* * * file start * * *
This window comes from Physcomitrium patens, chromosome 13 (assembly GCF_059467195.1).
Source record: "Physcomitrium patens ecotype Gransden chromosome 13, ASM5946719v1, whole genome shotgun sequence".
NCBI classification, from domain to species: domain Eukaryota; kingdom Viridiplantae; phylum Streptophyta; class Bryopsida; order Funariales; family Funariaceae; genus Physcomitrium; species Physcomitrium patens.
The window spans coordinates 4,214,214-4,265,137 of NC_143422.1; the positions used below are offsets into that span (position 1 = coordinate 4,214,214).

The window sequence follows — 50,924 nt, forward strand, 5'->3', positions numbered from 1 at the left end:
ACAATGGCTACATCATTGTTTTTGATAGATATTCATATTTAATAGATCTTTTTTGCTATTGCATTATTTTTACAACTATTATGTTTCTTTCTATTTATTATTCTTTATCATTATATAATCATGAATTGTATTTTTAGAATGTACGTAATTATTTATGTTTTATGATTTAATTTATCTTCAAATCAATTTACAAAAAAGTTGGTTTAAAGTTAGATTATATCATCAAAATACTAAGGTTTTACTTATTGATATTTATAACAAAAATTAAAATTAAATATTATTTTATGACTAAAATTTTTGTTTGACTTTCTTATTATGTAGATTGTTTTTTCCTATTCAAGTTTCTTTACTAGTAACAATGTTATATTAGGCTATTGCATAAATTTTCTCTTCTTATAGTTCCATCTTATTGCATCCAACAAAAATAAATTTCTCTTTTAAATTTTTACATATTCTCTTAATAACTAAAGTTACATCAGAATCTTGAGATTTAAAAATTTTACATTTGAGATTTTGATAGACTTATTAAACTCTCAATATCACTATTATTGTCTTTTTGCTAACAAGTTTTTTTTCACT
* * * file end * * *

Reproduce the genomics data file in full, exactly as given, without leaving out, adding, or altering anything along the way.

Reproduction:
This window comes from Physcomitrium patens, chromosome 13 (assembly GCF_059467195.1).
Source record: "Physcomitrium patens ecotype Gransden chromosome 13, ASM5946719v1, whole genome shotgun sequence".
NCBI classification, from domain to species: domain Eukaryota; kingdom Viridiplantae; phylum Streptophyta; class Bryopsida; order Funariales; family Funariaceae; genus Physcomitrium; species Physcomitrium patens.
The window spans coordinates 4,214,214-4,265,137 of NC_143422.1; the positions used below are offsets into that span (position 1 = coordinate 4,214,214).

The window sequence follows — 50,924 nt, forward strand, 5'->3', positions numbered from 1 at the left end:
ACAATGGCTACATCATTGTTTTTGATAGATATTCATATTTAATAGATCTTTTTTGCTATTGCATTATTTTTACAACTATTATGTTTCTTTCTATTTATTATTCTTTATCATTATATAATCATGAATTGTATTTTTAGAATGTACGTAATTATTTATGTTTTATGATTTAATTTATCTTCAAATCAATTTACAAAAAAGTTGGTTTAAAGTTAGATTATATCATCAAAATACTAAGGTTTTACTTATTGATATTTATAACAAAAATTAAAATTAAATATTATTTTATGACTAAAATTTTTGTTTGACTTTCTTATTATGTAGATTGTTTTTTCCTATTCAAGTTTCTTTACTAGTAACAATGTTATATTAGGCTATTGCATAAATTTTCTCTTCTTATAGTTCCATCTTATTGCATCCAACAAAAATAAATTTCTCTTTTAAATTTTTACATATTCTCTTAATAACTAAAGTTACATCAGAATCTTGAGATTTAAAAATTTTACATTTGAGATTTTGATAGACTTATTAAACTCTCAATATCACTATTATTGTCTTTTTGCTAACAAGTTTTTTTTCACT